Thursday, December 09, 2004IMHO, there's a tie for cheesiest line:
Just called our Senator Norm Coleman and told him I fully supported him kicking Kofi around like a used green bean can. I encourage you all to do the same.
Before we get started on best movie lines of all time, how about a quick look at the "cheesiest" ones?
Wednesday, December 08, 2004Today's installment (I'm giving you a few sentences to enjoy):
(p.142, chapter, Sailing)novitiate: 1.The period of being a novice. 2.A place where novices live.
Monday, December 06, 2004Currently on my nightstand is William F. Buckley's latest book, Miles Gone By. I don't think I've ever read someone with a greater command of the English language. Obviously, writing is not my strong suit so I stand (or sit) in awe of the way he creates a sentence or paragraph. WFB has a gift. He also has a huge vocabulary! Which brings me to a new feature - the Buckley Word of the Day. While reading Miles Gone By, I will periodically post a word that, well, I have no bleeping idea what it means! Here's the first (with some context):
(p. 139, chapter: Sailing.)anfractuosity: 1. The condition or quality of having many twists and turns. 2. A winding channel, passage, or crevice. 3. A complicated or involved process.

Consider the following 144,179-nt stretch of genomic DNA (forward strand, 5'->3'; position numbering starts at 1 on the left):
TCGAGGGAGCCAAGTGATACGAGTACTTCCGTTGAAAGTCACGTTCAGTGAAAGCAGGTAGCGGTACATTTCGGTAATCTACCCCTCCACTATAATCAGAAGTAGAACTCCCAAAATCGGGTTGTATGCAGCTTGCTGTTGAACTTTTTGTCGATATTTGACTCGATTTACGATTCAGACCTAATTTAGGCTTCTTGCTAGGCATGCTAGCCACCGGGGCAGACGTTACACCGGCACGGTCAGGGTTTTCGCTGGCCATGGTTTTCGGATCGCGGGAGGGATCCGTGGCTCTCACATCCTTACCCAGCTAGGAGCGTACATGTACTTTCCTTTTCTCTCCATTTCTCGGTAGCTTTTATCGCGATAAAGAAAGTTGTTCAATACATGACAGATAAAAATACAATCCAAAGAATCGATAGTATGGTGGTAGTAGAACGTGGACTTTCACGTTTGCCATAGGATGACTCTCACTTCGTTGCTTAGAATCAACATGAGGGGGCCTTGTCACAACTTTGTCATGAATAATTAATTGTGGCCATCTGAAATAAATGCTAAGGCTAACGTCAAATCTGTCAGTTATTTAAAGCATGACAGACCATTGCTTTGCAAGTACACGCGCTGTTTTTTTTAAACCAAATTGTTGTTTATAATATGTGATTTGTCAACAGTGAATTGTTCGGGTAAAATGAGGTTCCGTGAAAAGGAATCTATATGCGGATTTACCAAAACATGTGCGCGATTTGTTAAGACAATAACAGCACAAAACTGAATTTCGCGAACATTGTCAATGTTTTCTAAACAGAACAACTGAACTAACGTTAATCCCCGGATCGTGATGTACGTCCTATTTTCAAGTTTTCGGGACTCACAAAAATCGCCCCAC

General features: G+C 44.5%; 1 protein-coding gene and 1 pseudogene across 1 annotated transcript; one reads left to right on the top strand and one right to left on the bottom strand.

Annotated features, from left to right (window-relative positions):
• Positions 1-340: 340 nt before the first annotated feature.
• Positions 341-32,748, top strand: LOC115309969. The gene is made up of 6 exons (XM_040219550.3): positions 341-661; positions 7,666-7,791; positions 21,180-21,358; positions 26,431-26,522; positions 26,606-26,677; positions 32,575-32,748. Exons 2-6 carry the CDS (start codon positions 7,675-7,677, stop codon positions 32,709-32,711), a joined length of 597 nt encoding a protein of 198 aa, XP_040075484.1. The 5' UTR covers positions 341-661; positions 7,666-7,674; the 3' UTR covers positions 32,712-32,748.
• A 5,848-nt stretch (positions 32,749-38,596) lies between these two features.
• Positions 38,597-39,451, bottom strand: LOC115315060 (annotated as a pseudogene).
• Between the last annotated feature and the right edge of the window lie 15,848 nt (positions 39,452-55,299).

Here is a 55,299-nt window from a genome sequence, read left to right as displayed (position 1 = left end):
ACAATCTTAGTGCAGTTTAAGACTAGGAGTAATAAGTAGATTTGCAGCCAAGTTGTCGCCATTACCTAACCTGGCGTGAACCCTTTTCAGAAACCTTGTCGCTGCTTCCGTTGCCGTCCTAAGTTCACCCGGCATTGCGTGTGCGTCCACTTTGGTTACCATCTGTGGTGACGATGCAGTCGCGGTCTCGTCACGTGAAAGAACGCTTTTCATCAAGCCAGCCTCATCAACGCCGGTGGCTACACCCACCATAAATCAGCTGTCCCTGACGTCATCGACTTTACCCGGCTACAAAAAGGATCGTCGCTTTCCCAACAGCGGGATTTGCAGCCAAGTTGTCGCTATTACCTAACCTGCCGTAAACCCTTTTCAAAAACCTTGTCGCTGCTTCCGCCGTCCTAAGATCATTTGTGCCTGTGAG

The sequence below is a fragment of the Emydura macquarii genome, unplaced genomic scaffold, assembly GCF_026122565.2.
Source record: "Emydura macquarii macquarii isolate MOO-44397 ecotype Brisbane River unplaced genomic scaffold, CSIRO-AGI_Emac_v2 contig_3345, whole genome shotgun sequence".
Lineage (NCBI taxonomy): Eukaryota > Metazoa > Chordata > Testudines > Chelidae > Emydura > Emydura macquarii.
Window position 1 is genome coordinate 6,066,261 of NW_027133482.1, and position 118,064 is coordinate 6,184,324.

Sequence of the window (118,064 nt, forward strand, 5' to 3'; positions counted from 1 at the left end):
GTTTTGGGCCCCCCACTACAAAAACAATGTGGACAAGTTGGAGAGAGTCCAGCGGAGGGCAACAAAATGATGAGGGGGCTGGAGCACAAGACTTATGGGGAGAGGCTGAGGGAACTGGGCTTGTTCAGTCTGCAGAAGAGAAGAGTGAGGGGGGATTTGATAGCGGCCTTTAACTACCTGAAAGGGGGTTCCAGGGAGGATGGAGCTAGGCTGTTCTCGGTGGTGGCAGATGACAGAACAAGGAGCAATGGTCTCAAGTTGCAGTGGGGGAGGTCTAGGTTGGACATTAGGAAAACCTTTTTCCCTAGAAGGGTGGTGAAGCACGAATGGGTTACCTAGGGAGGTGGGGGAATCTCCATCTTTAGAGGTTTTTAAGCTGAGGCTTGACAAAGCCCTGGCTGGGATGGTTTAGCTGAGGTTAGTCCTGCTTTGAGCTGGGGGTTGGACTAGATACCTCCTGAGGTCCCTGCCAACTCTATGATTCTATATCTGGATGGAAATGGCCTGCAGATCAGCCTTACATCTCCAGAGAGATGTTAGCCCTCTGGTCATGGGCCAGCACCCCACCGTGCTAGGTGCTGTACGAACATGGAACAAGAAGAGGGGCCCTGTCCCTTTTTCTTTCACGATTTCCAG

Sunday, December 05, 2004Hugh Hewitt has started a blogsphere star registry, and I asked Mr. Hewitt for Sirius, since we can't be serious, since Sirius is a star in the sky.
Thursday, December 02, 2004The Cuban geniuses who rigged a 1950's Chevy truck to sail to America have finally reached freedom in Costa Rica. Hallelujah! After their second attempt, the US Coast Guard delivered them to Guantanamo rather than repatriating them. Yesterday they were among a group of 20 at Gitmo to be flown to Costa Rica. They hope one day to come to America. I hope they do too, they would be most welcome.
Peggy Noonan gives an interesting portrayal of the soon-to-be-departed (from the anchor desk) Dan Rather today in OpinionJournal. She used to work for Rather and has a unique perspective on Gunga Dan.